New Riphyim leads the way in environment conservation

Since 2015, the efforts of Natural Nagas on a green dream project at New Riphyim village have made long strides; jhum cultivation has reduced and now UNESCO wants the area under its MAB programme 

 Imti Longchar
Wokha | March 17  

Located 14 kilometers away from Wokha town, New Riphyim, a small village of 116 households, is leading the way in environment and wildlife conservation in Nagaland and telling the world that there is still hope in the midst of the rampant environmental degradation.  

Cradled on a picturesque triple peak Mt. Morashen, New Riphyim, which has a commanding view of the Doyang valley and the reservoir, has become a perfect setting for eco tourism, integrated community farming, conservation of forest and wildlife that even the UNESCO has elicited willingness to include it in its Man and Biosphere (MAB) programme.

MAB programme is an Intergovernmental Scientific Programme that combines the natural and social sciences, economics and education to improve human livelihoods and the equitable sharing of benefits, and to safeguard natural and managed ecosystems, thus promoting innovative approaches to economic development that are socially and culturally appropriate, and environmentally sustainable.  

New Riphyim pledged to go green on June 5, 2015 on World Environment Day 2015 under the initiative of the Natural Nagas, an NGO with the motto “for the community, by the community and of the community.”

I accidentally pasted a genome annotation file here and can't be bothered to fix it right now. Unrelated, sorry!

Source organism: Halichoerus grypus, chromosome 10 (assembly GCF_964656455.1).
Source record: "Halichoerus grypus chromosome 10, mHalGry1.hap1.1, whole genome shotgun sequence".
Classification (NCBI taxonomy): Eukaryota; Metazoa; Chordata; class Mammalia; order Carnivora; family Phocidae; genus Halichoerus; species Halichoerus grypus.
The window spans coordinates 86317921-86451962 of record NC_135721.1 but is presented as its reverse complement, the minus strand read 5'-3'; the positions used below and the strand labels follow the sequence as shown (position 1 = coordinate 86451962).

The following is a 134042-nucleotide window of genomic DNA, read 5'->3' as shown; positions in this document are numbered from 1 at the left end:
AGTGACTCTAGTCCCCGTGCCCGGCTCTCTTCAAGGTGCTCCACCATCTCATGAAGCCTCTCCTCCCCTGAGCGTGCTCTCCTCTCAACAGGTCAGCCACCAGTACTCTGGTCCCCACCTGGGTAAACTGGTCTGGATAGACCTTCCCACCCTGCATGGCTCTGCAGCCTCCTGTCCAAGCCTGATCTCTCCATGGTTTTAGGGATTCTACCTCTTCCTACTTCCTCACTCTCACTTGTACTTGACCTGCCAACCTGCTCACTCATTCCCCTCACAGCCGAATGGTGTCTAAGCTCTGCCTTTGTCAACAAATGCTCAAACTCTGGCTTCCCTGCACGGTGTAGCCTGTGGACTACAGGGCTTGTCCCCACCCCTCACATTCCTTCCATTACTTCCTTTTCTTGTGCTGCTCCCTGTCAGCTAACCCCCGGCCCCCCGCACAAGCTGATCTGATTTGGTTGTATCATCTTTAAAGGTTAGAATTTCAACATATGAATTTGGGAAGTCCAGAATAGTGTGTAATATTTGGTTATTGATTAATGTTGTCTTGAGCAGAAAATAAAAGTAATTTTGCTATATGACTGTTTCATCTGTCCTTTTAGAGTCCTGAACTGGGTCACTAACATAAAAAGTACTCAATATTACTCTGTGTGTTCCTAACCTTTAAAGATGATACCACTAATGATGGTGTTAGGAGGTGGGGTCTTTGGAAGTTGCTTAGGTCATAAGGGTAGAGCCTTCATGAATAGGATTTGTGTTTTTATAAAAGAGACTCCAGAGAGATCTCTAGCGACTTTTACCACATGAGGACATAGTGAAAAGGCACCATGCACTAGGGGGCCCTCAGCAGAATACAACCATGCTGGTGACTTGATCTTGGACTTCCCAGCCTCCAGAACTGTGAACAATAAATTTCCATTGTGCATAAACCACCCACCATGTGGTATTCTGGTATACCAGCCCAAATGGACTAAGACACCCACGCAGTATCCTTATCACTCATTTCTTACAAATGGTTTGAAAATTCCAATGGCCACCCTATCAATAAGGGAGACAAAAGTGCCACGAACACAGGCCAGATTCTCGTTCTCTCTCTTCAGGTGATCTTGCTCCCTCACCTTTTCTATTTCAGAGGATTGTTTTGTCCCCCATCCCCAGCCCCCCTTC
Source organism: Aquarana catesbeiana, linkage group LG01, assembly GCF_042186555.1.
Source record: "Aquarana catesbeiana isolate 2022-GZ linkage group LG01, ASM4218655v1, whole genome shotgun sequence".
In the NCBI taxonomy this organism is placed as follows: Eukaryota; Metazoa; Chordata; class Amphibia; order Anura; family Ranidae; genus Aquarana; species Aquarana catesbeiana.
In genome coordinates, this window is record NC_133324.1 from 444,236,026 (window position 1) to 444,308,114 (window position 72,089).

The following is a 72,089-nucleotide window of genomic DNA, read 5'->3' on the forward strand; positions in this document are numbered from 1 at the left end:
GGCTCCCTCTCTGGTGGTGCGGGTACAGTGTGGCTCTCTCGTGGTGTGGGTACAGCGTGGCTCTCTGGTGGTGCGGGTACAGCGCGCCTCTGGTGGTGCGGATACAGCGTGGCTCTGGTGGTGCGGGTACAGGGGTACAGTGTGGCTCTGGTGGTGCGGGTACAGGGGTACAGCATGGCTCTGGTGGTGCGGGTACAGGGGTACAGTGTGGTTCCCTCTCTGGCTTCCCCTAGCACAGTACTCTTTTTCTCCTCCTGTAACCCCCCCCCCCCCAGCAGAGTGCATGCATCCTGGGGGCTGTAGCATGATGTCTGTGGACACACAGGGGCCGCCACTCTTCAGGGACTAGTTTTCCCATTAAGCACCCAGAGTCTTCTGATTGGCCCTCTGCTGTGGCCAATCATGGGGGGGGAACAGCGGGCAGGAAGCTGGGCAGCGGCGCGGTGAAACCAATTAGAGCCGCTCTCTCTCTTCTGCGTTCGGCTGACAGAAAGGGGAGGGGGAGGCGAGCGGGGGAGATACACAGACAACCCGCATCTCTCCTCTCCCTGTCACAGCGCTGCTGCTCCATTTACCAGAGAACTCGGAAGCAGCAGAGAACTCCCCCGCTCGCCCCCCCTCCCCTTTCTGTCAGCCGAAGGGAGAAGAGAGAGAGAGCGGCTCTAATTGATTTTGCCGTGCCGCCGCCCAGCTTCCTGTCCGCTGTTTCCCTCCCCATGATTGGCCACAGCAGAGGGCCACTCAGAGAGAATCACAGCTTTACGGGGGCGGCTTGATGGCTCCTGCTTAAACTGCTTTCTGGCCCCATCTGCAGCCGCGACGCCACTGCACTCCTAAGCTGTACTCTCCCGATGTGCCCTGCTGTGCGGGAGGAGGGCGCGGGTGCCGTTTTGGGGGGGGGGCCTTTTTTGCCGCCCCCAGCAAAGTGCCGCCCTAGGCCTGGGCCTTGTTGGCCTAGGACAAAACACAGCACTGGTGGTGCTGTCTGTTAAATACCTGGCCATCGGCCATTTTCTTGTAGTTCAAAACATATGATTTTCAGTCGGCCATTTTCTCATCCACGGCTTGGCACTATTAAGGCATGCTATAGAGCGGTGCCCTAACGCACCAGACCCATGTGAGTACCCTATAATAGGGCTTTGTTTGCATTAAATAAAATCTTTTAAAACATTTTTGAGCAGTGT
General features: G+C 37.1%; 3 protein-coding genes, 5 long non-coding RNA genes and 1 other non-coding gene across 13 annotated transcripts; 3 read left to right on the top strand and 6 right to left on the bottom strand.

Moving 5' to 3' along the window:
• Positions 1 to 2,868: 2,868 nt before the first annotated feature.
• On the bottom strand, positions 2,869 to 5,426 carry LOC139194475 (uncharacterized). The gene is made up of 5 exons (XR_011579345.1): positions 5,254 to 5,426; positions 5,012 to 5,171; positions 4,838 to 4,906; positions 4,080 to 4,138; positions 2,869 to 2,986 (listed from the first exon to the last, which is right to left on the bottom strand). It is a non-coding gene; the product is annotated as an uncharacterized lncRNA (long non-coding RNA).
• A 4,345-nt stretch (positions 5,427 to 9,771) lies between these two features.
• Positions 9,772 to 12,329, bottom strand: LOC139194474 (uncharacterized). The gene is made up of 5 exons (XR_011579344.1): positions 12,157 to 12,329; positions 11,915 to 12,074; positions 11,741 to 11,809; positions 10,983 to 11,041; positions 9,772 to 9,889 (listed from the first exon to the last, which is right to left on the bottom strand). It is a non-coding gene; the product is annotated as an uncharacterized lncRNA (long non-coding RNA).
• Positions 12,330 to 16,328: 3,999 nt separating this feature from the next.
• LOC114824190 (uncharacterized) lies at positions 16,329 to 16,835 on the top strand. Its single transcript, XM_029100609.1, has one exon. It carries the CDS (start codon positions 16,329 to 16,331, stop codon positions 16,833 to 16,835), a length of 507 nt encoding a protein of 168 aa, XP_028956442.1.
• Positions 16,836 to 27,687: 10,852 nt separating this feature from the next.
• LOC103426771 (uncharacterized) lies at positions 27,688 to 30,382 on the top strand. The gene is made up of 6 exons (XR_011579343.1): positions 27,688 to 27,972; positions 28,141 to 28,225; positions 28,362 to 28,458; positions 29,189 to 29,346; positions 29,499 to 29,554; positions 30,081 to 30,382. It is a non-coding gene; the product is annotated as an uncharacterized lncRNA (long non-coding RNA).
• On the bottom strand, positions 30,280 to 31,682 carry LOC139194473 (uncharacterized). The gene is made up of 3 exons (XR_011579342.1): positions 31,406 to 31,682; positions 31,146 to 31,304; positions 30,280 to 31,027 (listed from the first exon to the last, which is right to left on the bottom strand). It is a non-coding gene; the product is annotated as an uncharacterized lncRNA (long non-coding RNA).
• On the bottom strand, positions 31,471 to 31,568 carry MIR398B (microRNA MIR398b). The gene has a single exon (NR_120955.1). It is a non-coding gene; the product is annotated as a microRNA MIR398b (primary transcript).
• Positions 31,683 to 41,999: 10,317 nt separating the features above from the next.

True to its oath, the community, within a span of one year has ushered in transformative changes in the village that can only be “wishful thinking” for many stakeholders in the fight for environment conservation.  

No to jhumming  

To begin with, the primary focus of the green village project was to discourage and reduce jhum cultivation, a traditional slash and burn method of farming and protect the eco system. Jhumming is one of the main factors leading to the shrinking forest in the Nagaland landscape. It has been difficult to put a complete stop to this agriculture practice because it is closely tied to the culture and ancestry of the people.  

In a show of willingness to accept to change for a better future, within one year, New Riphyim village has seen a decrease in the practice of jhum cultivation, attested by the village council chairman, Nyimtsemo Odyuo himself.  

According to Nyimtsemo, jhumming has been reduced by 50% of the village population as on February 2017. “Jhum is a traditional practice and we cannot stop it in a go. It needs time,” the village council chairman, who himself had quit the jhum practice, however pointed out.  

The most heartening aspect of this accomplishment is that the village council had not imposed any decree or order on the villagers to stop practice of jhum cultivation. It came as individual decisions from among the villagers, of course, with extensive awareness carried out by the Natural Nagas.  

“The villagers were apprehensive at first, some openly opposing to the changes being introduced while expressing fear on the impact to their farming practices and economy which is highly stepped in culture and tradition. The men folk were the toughest to convince, but with the help of the church and the women, their mindsets gradually changed,” Steve Odyuo, founder of Natural Nagas recalled.